Visit a local show on consecutive weeks or months and look around. Do it again in six months, and if things look the same it’s because they probably are.

Guys grab the same table positions, arrange the table the same way and, usually, fill the display with the same merchandise from previous shows.

This disappointing phenomenon stretched to the hobby’s Super Bowl in Baltimore this summer, where even longtime enthusiasts described a familiar scene of monotony and mundane.

It’s hard to argue with routine, but most collectors eventually recognize your pattern. When they do, it means less or no time at your table.

Switch things up, leave the box of common 2002 Topps at home and, for the love of The Mick, don’t ever answer “Nothing, really” when a collector asks “What’s new?”

3. Look At The Calendar Not The Clock
The FansEdge show in Chicago had the unfortunate timing of landing just a few weeks before the National in Baltimore. It kept some larger dealers from making the trip, which should have opened the door for some others to capture the crowd’s attention.

Instead, some dealers opted to check out of the three-day event four hours before closing time on Sunday. Beating traffic appeared to have more value than potential sales to customers paying $10 a ticket to attend, especially with many autograph seekers milling around for hours while they waited for signings to start.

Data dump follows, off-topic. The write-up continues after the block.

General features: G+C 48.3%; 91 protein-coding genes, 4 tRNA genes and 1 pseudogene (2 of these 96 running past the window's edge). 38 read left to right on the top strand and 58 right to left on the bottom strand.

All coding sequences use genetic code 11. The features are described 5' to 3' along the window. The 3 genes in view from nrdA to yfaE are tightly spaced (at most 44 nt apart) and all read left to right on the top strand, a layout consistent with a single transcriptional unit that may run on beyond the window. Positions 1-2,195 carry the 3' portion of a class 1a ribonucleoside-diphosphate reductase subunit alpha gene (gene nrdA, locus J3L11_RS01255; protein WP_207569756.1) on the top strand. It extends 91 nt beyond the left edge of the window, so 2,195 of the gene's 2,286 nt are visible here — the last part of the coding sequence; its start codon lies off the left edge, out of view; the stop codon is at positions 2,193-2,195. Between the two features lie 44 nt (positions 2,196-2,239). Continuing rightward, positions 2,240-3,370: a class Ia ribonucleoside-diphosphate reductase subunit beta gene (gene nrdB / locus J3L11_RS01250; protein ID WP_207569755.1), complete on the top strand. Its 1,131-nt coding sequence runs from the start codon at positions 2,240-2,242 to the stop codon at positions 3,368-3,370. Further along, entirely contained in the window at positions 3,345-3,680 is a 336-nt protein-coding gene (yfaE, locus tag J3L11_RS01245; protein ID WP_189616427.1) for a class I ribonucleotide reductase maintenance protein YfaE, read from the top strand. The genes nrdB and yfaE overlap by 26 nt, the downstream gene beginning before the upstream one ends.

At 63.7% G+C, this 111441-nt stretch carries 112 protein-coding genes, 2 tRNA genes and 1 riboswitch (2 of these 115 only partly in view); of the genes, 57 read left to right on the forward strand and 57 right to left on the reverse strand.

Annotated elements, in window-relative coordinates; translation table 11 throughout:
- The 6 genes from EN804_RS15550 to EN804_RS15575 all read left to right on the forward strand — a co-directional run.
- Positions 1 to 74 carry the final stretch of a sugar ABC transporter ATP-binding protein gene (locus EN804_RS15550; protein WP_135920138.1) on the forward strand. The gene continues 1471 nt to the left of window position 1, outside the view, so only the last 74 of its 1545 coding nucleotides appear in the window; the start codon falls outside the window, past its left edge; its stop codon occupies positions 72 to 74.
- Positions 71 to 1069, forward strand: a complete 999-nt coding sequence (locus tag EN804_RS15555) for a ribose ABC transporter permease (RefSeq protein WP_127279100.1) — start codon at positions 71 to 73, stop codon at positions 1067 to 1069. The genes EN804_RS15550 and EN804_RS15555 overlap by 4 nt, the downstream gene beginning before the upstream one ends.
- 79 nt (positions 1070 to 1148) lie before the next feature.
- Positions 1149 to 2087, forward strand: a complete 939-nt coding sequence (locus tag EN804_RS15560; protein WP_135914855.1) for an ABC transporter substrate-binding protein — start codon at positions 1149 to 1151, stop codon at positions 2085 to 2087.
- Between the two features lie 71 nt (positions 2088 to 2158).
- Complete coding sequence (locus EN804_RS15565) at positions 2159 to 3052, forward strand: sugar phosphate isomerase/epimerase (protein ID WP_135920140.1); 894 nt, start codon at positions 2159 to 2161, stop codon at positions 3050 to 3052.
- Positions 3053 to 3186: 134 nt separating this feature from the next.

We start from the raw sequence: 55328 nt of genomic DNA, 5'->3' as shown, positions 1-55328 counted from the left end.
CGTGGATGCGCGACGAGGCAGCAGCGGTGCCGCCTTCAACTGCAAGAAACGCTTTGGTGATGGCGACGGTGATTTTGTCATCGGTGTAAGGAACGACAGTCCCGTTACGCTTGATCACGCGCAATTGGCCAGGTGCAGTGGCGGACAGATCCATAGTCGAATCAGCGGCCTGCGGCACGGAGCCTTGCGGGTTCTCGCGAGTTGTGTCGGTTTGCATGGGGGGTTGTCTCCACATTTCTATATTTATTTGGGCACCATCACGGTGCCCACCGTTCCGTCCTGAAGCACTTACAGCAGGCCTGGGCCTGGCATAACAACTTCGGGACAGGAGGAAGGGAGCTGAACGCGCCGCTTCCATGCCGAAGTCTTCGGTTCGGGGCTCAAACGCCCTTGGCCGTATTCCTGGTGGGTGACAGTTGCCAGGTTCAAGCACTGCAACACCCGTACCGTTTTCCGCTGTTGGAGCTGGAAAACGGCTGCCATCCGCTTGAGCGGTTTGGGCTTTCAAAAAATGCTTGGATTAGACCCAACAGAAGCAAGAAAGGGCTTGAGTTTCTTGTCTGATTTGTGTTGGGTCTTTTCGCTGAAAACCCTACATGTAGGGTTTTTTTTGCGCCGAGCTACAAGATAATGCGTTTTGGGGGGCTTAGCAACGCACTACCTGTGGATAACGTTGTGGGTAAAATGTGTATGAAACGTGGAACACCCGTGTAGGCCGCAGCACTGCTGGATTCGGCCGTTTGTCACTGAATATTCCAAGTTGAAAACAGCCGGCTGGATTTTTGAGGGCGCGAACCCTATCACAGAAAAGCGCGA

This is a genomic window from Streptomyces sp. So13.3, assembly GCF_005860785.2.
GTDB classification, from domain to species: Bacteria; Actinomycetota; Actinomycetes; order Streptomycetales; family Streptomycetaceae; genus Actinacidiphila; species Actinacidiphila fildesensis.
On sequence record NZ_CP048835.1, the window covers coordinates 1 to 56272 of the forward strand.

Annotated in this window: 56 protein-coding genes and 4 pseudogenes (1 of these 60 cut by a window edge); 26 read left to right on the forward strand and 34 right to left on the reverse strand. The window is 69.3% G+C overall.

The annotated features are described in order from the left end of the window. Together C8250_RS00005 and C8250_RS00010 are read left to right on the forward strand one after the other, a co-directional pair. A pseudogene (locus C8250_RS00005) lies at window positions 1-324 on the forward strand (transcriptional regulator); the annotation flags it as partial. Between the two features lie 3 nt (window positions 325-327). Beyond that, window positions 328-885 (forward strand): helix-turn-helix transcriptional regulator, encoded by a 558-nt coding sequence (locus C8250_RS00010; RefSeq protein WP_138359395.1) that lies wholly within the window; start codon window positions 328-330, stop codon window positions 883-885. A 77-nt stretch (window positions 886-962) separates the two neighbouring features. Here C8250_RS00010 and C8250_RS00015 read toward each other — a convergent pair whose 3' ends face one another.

Instead of watching the clock, check the calendar to see what might be a relevant theme or item to sell. FansEdge hit the Chicago area some six weeks after the Chicago Blackhawks won their first Stanley Cup in 49 years, yet the general look of the show floor would make you think hockey was still dead around those parts.

No one took full advantage of the biggest sports story in Chicago. A five-year-old shouldn’t have struggled to find a way to spend $10 on Hawks cards.

Be relevant and now where you’re selling and load up, instead of counting the minutes until packing up.

4. Don’t Just Sit There
Now that you’ve been convinced to stick around, make the most of your time.